It’s 10 o’clock at night and you receive an email from your client.
You know the one I’m talking about.
Your client — the one who demanded Administrative access to your site yet doesn’t understand WordPress — managed to find the Editor and turned your once stable creation into a scary white screen of death (WSOD). It’s a nightmare, but by setting the right expectations with a client and with the help of a free plugin, you can provide the client with the just the right amount of access to their site.
End result: The client is happy. You are happy. Life is good.
Breakdown of WordPress User Roles
Follow this breakdown of user roles below to get a full understanding of what user role to choose for your new client. Get real world examples as to what situations to apply each role and how to manage expectations within each WordPress user role:
The administrative role gives access to every element of the site. As a client, this makes the most sense internally.
I paid money for the site. I own the site. I should be an administrator.
Argue all you want, but the client is always right — with the right expectations.
Before you make the user an administrator, set the expectation that administrative access gives full control of the site to the client. Let them know that they could break elements of the site and that you work hourly or on retainer to fix issues that might occur. If you are on support, stress that the client ask you before installing plugins or restrict that access entirely.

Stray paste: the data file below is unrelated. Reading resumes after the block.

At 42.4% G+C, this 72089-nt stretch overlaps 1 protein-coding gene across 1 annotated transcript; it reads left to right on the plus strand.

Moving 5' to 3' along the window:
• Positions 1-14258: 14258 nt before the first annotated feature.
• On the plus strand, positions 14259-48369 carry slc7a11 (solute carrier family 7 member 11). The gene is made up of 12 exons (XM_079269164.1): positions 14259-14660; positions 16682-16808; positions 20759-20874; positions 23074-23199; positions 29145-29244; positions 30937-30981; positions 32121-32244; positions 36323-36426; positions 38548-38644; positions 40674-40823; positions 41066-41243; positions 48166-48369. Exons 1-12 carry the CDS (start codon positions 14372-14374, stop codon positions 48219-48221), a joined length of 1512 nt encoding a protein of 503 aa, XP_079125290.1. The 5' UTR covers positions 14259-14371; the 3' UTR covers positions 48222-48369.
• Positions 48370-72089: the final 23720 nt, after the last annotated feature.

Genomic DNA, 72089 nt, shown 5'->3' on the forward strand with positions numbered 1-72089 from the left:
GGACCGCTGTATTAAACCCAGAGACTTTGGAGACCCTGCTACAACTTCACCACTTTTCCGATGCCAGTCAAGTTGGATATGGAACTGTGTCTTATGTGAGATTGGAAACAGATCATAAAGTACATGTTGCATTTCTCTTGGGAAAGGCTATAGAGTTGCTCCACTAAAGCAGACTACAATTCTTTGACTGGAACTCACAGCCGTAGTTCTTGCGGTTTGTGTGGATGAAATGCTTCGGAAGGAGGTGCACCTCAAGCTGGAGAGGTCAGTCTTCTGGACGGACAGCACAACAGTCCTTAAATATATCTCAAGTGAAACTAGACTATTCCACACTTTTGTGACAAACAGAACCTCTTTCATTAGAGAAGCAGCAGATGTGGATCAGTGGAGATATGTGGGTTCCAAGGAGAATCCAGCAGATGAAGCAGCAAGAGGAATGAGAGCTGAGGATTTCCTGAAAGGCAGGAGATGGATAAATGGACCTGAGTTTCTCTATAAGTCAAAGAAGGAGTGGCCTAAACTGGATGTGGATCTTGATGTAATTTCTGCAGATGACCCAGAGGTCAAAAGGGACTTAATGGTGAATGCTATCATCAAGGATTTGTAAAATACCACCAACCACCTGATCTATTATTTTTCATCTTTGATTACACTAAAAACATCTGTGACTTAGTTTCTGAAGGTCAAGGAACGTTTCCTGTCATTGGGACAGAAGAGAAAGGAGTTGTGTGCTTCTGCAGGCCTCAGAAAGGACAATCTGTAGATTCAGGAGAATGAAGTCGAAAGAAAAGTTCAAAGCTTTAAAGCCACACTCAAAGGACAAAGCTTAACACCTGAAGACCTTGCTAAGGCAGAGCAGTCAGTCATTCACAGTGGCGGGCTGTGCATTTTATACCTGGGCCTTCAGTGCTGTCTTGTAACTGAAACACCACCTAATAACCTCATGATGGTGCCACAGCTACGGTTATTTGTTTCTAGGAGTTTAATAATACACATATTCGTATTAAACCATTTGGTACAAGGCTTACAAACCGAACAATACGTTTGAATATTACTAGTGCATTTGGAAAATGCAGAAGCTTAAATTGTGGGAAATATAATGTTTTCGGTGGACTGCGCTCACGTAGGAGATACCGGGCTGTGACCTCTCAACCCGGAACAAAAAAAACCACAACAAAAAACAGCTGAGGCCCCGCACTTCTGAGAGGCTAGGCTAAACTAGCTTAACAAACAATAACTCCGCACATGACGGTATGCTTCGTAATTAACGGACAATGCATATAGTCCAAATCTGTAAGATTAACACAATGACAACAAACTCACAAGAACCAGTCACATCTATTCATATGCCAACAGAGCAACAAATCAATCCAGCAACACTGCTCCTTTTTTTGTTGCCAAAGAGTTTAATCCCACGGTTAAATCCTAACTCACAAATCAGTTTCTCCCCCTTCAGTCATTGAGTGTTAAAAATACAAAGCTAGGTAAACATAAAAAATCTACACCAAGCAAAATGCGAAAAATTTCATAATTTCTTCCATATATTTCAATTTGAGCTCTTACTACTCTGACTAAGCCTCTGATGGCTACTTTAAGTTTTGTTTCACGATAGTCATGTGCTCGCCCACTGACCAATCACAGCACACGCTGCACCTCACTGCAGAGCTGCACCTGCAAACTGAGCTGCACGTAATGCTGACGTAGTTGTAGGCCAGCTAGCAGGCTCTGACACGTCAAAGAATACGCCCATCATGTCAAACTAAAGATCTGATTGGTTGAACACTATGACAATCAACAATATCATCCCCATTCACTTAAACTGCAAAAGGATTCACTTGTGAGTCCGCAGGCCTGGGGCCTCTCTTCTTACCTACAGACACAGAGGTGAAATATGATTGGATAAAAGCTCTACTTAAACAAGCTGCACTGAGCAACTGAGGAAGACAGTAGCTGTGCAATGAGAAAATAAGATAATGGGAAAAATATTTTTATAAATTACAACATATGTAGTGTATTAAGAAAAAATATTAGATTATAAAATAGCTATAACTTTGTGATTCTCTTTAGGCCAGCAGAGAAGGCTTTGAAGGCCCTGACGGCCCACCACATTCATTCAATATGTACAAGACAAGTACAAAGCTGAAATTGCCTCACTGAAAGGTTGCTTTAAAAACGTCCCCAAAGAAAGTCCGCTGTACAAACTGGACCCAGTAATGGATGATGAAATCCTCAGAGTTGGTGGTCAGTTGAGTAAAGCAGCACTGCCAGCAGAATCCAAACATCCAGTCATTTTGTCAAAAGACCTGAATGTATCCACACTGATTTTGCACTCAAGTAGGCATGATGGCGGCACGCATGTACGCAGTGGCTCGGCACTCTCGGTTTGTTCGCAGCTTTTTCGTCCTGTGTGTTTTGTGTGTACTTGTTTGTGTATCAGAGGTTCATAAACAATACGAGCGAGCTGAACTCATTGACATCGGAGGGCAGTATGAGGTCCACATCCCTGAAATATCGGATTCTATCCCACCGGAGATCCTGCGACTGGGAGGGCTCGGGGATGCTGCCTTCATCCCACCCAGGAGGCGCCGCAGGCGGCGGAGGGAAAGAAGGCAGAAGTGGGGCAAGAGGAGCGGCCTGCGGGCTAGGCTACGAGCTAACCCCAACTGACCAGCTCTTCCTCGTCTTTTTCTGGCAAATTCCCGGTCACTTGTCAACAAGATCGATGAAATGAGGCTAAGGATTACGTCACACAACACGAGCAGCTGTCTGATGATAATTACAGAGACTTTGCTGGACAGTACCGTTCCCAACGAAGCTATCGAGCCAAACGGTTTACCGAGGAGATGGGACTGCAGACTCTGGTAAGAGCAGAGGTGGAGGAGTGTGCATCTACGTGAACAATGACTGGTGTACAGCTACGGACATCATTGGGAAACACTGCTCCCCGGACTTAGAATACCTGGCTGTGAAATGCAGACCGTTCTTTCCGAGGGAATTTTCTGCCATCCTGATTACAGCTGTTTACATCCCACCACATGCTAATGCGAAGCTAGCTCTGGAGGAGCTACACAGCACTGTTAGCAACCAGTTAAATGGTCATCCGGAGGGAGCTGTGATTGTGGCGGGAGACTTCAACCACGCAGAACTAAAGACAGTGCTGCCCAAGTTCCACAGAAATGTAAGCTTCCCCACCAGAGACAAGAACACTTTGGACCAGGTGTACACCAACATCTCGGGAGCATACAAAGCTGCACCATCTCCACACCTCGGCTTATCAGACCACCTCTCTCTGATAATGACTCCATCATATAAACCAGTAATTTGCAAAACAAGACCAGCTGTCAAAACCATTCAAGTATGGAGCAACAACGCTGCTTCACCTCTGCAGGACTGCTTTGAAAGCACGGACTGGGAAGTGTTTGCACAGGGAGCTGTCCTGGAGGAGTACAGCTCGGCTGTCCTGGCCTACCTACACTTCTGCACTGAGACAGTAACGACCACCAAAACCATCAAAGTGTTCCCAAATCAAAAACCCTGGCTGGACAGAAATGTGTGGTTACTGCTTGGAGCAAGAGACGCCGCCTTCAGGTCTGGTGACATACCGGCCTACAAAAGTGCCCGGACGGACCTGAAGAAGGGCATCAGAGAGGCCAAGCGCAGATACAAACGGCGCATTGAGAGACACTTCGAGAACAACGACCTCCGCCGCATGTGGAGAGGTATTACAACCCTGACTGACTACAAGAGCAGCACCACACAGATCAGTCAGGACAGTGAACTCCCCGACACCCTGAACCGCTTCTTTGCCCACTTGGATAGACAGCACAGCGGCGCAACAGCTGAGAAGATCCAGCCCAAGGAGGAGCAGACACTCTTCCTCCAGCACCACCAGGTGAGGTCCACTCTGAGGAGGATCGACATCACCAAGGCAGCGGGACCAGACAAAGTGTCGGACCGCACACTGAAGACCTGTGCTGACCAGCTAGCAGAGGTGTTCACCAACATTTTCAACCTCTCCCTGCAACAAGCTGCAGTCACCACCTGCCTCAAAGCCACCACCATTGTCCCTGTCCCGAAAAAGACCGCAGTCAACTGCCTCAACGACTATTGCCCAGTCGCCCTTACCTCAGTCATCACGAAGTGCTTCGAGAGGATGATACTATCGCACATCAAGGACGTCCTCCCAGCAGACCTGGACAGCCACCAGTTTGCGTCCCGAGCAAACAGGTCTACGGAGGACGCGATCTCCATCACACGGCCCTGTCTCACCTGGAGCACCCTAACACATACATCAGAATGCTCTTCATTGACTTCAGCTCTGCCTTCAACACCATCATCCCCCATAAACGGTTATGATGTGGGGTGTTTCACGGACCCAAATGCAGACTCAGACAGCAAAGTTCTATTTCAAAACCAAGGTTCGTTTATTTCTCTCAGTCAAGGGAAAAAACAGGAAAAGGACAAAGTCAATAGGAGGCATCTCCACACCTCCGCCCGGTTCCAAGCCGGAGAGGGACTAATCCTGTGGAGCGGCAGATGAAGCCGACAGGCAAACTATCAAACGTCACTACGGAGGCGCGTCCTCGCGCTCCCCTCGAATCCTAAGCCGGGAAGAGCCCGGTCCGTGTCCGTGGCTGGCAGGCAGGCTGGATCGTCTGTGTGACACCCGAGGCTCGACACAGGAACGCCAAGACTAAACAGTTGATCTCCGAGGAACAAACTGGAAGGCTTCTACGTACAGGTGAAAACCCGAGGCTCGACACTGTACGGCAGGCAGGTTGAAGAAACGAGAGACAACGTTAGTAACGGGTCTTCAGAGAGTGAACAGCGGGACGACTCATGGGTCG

Finally, make a backup of the site before you give access to use as a reference point to help fix the problem and inform the client of what was changed to make the error occur.
It can be very difficult to tell a client that they can only be the “Editor” of a site, but remember that WordPress was created as a blogging platform first and a business generator second. In the publishing world, it is awesome to be the Editor! When you are a business owner, it is not so cool.
For our client-facing team, this is the most commonly designated role. It gives the client full control over their pages, posts, and custom post type entry (for the most part). If a client wants to go in and update their page content, they have free reign to do so, but they will not be able to access administrative settings, manage forms, manage their eCommerce shop settings, etc.
Our advice? When possible, make the client an Editor and simply explain what they will be able to do, without calling them an “editor.” For many clients, this is enough to reassure that they have access they need without belittling their site access.
One glaring exception to the rule is with client eCommerce websites and specifically WooCommerce. By default, Editors cannot add, edit, or view products, so they will need to be made Administrators or special rules will need to be set by the User Role Editor (more that in a bit).
The author is probably the role that will be used the least when it comes to client WordPress websites. It is in the middle of the road and only allows the user to create content that they can publish, but it doesn’t give them access to other content on the site, published by others. It is great for publishing content, but your client may not be a publisher. They might own a restaurant.
Author is too restrictive to work for smaller businesses and usually too powerful for interns or content creators, whose work should probably be read and edited before being published.